"There's no such thing as bad weather,
only unsuitable clothing.”
― Alfred Wainwright
This phrase hails from Scandinavian heritage which feels extremely fitting for our climate here in the upper Great Plains.
When working outside for extended periods during the magical season of winter my main priorities are:
Be comfortable enough to work.
Stay dry, obviously.
Focus on keeping neck, feet and fingers warm.
The right tools can make all the difference for the job and I consider wearing appropriate clothing an indispensable tool. Number two speaks for itself; if you've ever been cold, ever, you know. As for the final priority, if my neck gets cold, my shoulders hunch, I clench my jaw and my whole torso ends up cold plus tense. Keeping the neck warm doesn't seem like it makes much of a difference, but once I made it a focus, it made all the difference.
So to start with the neck: I usually layer with a hooded sweatshirt. Even if I keep the hood down for most of the day, it provides a taller collar at the
back of my neck. On really cold days, I add a silk scarf or as the western world calls them, wild rags. A standard wild rag is 36"x36". I bought 26.5"x26.5" for the kids to wear and they fit me for a cold, but not frigid day. These are a great way to add a little color to your face & outfit for the day; pick something that really lights you up!
*Tip: I like to search square silk scarf and purchase mine from Amazon...
From the top, now down to the bottom: I invest in shoes that can keep me warm and dry, allow me to move how I want to move all day, every day and hopefully last an entire season or more. I size up in some winter boots. It's important for the toes to be able to move or else they get cold faster.
These are my favorite, it's too cold and wet for tennis shoes but it's not winter season yet, boots. Also, they clean up like a dream! Caked in manure? Washed right off and they looked brand new; new enough to wear to town! For this reason, I will continue to buy these possibly forever.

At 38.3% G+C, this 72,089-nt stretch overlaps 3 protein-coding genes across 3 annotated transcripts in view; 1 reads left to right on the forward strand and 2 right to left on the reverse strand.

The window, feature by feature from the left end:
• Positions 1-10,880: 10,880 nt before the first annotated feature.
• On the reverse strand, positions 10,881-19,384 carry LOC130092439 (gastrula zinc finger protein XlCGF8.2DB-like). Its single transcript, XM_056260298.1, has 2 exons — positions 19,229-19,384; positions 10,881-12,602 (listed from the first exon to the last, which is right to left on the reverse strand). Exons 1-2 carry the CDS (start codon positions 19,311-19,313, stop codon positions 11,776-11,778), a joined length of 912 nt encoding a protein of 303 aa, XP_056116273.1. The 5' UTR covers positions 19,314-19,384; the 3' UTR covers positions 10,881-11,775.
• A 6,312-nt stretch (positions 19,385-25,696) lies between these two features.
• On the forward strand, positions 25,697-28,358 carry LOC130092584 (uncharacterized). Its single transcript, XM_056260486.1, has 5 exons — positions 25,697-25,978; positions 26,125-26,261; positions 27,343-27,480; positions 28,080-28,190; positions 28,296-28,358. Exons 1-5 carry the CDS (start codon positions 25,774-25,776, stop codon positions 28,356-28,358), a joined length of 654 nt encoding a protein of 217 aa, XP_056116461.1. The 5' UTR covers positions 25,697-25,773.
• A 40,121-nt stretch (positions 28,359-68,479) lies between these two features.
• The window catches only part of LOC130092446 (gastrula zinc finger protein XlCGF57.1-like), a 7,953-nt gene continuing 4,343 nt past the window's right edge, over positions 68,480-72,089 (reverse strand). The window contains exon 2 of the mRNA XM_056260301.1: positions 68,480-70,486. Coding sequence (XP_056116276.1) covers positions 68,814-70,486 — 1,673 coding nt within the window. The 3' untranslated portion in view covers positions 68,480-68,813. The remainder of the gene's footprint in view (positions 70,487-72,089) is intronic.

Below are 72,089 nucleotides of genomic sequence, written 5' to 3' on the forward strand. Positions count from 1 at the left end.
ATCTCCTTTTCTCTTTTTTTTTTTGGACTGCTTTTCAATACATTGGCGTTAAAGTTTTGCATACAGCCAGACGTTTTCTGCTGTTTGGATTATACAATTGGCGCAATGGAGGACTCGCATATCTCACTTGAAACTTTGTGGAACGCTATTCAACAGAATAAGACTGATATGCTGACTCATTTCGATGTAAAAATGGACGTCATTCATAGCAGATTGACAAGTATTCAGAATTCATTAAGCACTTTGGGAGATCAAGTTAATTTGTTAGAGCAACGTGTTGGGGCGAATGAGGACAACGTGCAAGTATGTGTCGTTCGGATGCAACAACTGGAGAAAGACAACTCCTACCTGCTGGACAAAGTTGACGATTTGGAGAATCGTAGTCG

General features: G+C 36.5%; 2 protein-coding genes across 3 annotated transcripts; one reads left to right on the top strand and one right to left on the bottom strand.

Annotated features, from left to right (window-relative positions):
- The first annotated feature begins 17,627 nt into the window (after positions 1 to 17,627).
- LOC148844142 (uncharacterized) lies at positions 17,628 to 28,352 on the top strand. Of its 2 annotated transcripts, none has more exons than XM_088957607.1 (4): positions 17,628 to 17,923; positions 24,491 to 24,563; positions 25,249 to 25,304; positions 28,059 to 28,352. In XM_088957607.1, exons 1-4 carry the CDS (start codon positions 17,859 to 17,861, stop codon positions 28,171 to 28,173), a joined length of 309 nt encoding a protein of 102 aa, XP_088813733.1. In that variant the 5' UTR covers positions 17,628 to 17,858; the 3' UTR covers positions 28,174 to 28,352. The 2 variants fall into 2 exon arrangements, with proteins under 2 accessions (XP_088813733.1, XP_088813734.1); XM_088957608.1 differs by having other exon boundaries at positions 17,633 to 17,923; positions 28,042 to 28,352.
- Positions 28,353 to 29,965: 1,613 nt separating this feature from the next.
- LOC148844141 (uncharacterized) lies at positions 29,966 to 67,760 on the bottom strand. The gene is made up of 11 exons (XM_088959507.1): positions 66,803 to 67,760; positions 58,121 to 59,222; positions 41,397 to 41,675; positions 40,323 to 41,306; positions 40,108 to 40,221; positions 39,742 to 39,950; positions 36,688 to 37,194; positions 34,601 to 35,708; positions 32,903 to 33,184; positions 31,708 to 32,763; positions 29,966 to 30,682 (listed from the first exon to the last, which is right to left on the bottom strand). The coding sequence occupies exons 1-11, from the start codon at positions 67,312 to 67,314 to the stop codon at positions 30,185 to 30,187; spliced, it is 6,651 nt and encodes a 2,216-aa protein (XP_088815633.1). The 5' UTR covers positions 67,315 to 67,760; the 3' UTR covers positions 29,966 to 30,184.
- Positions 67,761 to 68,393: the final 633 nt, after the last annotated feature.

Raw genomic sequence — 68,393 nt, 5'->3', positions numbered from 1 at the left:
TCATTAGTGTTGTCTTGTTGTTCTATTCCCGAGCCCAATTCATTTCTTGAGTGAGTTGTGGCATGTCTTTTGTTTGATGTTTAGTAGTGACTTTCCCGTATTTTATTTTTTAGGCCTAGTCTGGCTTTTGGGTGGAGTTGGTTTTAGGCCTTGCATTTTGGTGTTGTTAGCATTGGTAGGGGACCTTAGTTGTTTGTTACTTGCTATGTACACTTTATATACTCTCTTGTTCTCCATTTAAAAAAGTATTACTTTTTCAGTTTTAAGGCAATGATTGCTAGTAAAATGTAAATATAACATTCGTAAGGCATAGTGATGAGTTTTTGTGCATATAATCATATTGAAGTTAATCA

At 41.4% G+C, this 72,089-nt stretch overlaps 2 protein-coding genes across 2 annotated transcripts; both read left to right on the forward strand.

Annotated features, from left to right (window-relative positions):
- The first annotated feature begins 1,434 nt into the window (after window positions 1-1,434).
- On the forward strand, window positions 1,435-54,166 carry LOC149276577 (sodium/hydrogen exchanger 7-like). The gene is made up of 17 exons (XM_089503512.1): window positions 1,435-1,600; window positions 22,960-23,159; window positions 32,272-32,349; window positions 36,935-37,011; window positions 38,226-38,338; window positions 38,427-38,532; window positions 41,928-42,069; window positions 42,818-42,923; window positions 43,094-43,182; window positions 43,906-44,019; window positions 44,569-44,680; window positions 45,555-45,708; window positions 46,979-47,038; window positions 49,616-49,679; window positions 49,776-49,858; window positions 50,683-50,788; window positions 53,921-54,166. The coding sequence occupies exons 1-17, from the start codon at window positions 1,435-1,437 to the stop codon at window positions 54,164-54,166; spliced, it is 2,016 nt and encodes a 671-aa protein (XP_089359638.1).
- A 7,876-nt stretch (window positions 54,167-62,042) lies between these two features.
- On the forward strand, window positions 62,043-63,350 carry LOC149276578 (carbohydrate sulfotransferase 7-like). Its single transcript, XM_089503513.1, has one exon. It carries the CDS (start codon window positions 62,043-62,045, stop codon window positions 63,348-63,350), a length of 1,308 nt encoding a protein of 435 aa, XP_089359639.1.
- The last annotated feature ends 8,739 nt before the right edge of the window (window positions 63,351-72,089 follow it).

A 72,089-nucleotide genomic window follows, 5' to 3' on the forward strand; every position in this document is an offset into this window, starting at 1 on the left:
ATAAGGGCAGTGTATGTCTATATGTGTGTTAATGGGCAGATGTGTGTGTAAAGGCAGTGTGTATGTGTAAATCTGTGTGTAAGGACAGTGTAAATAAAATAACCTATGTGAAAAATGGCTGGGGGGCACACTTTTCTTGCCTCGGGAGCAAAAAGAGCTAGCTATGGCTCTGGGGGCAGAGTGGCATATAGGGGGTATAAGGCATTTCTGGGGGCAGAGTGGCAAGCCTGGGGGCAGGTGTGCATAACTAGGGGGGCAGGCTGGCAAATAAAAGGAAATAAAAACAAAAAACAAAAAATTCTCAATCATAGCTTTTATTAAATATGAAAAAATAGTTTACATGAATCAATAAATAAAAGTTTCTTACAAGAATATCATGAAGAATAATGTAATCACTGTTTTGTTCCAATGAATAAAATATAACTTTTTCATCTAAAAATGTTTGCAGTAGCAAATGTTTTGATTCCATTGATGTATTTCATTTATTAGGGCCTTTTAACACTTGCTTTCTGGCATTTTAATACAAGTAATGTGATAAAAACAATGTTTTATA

When we plan to be in the mud or working cows, I go for these rain boots. It's extra, I know, BUT they are insulated. So when it's colder, that does make a difference. Bonus they wash up really great and can be worn to town. Double bonus they have a great warranty and customer service, I know from experience!
This pair of fuzzy, lined rain boots is on my list! I don't need another pair of shoes right now, but when I do this pair of boots looks cozy, functional, and adds a stylish touch.
I added sherpa insoles to my rain boots when it was absolutely frigid and never took them out. BEST $20 I possibly have ever spent. Incredible stocking stuffer to try in any shoes!
Now these are the trusties that I calve in. I tried the big pack boots, but I couldn't move well enough so I switched to this pair. When everything is frozen, they work perfect. By the time we are in slop city during the melt, I cringe at how nasty they get, and also switch them out because they start to get too warm. I sized up a half. Think mobility of a sneaker, warmth of a boot! I actually have two pairs, the brown boot has a microfleece inside and the gray boot I wear is SHERPA LINED! Sherpa is next level amazing!